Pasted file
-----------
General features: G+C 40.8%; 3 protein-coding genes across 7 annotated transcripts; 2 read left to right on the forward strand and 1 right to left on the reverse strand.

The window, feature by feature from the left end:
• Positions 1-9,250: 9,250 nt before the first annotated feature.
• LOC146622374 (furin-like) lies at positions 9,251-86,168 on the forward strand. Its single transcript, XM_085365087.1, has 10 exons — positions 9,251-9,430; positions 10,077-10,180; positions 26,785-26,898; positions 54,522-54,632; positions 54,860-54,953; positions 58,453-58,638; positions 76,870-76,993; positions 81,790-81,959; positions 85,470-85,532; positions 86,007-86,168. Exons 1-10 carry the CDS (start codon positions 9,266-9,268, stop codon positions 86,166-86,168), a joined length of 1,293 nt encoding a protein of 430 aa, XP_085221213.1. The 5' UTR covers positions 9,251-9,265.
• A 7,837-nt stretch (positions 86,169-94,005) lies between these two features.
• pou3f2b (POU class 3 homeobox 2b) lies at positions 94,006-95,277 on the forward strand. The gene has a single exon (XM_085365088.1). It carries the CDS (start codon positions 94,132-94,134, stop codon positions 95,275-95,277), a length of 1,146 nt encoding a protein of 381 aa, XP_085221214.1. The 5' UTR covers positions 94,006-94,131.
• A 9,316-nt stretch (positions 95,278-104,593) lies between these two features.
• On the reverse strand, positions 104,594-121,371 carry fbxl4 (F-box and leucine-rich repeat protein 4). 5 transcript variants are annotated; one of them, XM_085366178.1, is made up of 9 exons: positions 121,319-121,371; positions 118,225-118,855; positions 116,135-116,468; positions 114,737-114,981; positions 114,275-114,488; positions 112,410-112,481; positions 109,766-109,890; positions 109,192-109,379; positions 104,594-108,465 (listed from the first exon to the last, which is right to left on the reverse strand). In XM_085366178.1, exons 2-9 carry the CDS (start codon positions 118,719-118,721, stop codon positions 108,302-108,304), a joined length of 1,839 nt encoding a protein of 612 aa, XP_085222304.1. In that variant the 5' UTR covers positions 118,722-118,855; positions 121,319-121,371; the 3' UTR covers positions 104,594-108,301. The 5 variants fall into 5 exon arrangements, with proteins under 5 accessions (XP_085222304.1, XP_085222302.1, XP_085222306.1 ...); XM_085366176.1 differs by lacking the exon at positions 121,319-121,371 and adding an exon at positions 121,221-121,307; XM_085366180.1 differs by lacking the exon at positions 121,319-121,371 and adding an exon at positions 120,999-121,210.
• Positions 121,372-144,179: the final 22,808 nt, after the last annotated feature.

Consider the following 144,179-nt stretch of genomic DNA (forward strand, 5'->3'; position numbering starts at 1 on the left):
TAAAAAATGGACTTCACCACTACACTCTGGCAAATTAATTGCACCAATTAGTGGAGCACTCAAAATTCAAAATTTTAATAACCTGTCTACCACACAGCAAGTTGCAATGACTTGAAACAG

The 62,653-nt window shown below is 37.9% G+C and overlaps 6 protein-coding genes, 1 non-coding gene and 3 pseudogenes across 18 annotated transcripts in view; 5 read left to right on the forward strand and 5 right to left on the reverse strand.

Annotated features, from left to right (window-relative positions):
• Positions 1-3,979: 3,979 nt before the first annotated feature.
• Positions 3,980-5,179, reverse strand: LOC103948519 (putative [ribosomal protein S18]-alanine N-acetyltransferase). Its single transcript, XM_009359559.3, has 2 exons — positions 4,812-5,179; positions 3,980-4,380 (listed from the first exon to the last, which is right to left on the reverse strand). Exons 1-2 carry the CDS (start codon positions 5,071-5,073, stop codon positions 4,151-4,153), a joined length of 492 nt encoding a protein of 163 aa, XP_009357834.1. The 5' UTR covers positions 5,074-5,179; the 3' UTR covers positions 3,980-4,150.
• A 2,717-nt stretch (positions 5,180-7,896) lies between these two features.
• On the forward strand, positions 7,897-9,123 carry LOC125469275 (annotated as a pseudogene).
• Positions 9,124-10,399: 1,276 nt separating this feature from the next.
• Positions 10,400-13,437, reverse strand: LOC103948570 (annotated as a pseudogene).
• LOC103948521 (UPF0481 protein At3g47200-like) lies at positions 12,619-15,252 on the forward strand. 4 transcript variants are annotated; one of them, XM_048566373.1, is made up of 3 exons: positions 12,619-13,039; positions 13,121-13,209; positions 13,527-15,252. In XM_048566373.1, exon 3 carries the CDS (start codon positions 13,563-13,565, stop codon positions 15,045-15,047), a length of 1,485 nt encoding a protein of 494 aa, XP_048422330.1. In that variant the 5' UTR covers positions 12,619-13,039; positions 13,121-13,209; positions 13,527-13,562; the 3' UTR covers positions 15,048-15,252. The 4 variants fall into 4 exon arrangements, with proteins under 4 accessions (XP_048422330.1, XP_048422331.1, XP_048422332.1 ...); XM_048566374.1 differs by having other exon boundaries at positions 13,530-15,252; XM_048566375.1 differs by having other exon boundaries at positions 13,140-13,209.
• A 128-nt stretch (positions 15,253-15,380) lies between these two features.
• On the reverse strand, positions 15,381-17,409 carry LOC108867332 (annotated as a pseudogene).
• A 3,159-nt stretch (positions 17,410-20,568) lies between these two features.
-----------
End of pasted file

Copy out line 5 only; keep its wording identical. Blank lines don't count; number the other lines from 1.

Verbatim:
• A 7,837-nt stretch (positions 86,169-94,005) lies between these two features.